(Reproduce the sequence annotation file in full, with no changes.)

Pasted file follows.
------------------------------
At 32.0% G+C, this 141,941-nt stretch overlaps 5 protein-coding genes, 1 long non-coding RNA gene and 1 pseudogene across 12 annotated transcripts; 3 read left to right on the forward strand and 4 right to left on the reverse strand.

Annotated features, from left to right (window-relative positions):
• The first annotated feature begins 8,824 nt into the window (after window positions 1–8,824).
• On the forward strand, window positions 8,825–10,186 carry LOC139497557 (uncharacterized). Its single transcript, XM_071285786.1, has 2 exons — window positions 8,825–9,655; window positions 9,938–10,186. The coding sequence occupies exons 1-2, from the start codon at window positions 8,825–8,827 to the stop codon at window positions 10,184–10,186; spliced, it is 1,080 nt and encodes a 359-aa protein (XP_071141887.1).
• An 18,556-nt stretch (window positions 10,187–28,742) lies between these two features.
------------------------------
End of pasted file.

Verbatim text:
At 32.0% G+C, this 141,941-nt stretch overlaps 5 protein-coding genes, 1 long non-coding RNA gene and 1 pseudogene across 12 annotated transcripts; 3 read left to right on the forward strand and 4 right to left on the reverse strand.

Annotated features, from left to right (window-relative positions):
• The first annotated feature begins 8,824 nt into the window (after window positions 1–8,824).
• On the forward strand, window positions 8,825–10,186 carry LOC139497557 (uncharacterized). Its single transcript, XM_071285786.1, has 2 exons — window positions 8,825–9,655; window positions 9,938–10,186. The coding sequence occupies exons 1-2, from the start codon at window positions 8,825–8,827 to the stop codon at window positions 10,184–10,186; spliced, it is 1,080 nt and encodes a 359-aa protein (XP_071141887.1).
• An 18,556-nt stretch (window positions 10,187–28,742) lies between these two features.